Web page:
Four Color Polychrome Zia Olla, circa 1890s
Zia Pueblo refrained from making tourist-related pottery during the late 1800s when other pueblos succumbed to doing so. Zia potters did make pottery for sale in the latter half of the 1800s but they only improved over those that they made for their own use. They took pride in making better pottery for sale than for their own use. That, in part, is the reason there are so many beautiful Zia ollas from 1880 to 1930.
Harlow and Lanmon, in their book The Pottery of Zia Pueblo, largely devoted a chapter to what they described as split rectangles—the design seen on this jar at the widest point of diameter and colored orange. Black split rectangles circumnavigate the neck of the jar. They state that split rectangles became quite prominent about 1880. Such prominence is accented by the use of red and deep black design elements as compliments. The potter of this jar filled all available space with design.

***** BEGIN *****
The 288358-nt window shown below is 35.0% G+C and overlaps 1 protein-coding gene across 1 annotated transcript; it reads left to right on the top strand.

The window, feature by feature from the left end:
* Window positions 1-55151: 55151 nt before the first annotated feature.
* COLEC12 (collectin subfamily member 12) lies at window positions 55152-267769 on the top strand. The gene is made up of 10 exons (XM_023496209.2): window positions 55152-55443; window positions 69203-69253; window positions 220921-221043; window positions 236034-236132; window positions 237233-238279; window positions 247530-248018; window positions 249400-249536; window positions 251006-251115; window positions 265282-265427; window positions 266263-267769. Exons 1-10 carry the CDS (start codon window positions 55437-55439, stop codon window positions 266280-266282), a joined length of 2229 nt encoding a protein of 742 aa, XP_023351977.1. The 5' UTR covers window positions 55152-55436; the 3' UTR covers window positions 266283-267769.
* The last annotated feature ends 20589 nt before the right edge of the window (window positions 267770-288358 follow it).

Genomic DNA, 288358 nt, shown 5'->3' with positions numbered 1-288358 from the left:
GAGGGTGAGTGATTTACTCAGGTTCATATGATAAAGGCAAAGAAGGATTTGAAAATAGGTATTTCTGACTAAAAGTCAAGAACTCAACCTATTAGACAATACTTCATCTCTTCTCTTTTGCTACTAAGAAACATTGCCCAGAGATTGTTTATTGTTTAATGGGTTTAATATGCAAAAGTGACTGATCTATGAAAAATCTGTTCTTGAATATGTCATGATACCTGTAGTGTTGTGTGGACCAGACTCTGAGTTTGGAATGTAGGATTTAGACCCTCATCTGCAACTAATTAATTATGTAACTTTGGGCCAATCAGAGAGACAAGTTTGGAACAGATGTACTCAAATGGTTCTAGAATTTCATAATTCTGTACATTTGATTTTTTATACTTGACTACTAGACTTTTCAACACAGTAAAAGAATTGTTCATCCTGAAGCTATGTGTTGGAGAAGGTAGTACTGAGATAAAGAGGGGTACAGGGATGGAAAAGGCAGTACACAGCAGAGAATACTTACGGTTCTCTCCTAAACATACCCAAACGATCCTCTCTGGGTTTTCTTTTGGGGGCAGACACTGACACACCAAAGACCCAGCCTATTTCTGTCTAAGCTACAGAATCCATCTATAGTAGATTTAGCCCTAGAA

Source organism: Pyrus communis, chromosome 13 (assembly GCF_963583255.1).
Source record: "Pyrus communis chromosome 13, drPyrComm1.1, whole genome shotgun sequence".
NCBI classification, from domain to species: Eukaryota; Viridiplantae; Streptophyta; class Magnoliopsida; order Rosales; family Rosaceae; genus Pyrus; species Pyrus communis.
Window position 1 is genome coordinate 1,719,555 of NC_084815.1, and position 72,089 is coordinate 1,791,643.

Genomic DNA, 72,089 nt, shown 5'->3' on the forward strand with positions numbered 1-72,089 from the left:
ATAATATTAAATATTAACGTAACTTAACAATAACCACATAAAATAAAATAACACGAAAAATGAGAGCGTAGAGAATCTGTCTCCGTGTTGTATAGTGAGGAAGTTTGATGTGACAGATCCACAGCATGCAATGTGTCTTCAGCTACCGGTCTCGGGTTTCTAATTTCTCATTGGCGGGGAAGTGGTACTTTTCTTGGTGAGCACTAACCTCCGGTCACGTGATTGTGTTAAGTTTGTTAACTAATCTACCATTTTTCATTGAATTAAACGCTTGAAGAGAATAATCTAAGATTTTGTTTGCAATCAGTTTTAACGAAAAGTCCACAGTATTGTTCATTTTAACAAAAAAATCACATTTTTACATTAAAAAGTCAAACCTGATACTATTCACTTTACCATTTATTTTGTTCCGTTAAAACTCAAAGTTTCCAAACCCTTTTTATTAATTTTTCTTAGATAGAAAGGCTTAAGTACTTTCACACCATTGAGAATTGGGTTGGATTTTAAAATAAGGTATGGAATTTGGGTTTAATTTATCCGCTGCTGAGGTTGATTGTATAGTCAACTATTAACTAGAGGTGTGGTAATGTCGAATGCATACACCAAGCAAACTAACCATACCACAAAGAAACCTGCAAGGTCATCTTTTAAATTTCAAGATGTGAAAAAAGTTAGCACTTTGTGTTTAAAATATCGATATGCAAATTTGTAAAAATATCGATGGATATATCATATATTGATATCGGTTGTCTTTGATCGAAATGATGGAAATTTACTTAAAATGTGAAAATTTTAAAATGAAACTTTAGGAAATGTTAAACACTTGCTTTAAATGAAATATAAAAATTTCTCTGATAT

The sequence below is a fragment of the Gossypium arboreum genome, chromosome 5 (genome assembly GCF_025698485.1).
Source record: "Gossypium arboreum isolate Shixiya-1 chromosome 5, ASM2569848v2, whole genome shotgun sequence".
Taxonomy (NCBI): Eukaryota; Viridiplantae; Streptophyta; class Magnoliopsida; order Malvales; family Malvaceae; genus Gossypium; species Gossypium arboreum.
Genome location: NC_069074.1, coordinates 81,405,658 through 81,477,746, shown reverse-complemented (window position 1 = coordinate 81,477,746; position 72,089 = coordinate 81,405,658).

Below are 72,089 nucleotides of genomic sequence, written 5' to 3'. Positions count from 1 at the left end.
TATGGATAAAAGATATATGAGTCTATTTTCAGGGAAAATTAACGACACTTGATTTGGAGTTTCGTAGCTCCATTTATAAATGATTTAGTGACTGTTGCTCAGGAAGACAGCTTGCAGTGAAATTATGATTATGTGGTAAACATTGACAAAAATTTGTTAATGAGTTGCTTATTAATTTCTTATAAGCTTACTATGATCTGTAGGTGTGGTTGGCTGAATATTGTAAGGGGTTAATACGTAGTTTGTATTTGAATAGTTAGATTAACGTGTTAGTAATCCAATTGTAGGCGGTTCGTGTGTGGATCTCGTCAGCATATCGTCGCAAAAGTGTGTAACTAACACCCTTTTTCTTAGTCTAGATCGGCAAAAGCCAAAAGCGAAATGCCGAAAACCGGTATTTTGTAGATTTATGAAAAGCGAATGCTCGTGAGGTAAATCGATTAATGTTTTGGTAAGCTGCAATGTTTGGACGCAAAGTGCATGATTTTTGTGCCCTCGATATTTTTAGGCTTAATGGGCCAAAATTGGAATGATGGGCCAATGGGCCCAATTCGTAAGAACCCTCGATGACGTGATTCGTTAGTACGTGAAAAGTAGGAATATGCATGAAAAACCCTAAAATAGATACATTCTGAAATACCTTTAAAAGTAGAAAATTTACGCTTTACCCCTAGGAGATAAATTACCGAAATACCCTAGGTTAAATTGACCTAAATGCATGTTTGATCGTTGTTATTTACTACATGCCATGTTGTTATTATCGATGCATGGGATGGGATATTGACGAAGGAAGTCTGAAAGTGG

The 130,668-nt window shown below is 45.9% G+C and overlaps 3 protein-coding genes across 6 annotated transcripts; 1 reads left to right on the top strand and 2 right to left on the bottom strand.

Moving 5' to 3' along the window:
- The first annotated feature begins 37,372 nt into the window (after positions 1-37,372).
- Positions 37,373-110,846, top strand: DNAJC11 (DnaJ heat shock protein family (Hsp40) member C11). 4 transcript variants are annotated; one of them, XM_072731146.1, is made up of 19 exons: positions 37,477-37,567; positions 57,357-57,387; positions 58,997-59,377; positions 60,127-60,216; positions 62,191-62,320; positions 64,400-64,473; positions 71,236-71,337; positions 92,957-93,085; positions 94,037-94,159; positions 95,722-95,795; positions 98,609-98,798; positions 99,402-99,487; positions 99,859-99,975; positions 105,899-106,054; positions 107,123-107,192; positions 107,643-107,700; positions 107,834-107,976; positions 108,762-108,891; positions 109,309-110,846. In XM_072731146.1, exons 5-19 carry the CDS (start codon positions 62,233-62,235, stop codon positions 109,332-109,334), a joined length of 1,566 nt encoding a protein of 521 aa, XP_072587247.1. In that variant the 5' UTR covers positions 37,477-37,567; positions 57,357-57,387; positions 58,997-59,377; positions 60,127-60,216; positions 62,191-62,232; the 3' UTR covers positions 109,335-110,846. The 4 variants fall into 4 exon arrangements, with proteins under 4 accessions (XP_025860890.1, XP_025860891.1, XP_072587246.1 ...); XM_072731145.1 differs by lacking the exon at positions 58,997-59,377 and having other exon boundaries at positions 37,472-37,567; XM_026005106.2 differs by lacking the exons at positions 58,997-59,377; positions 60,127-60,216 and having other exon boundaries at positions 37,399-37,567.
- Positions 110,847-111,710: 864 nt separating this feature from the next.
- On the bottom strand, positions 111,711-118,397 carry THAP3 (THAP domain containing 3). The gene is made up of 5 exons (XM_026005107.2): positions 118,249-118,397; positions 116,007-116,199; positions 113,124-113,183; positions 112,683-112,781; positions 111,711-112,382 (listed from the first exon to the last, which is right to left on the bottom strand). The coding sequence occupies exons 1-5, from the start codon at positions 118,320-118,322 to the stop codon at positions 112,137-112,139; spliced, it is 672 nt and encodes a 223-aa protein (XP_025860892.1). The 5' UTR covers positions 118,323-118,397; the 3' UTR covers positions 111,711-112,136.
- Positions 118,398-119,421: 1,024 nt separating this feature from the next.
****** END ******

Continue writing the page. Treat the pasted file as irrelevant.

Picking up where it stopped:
The design on this jar is evidence that pride and skill in design creation was alive and well at Zia in the late 1800s. Zia potters wisely chose not to succumb to tourist wares but to keep producing the best possible for the market. It is for this reason that there are so many beautiful Zia jars in museum collections and on the market today.
Condition: very good condition with some cracks on the lower portion of the jar in an area that appears to have overheated during firing.
Reference and Recommended Reading: The Pottery of Zia Pueblo by Harlow and Lanmon. This book is currently not available from Adobe Gallery.
Provenance: acquired from a family in Colorado
- Category: Historic
- Origin: Zia Pueblo
- Medium: clay, pigments
- Size: 10-1/2” tall x 11-3/4” diameter
- Item # C3595J
- Price Available On Request
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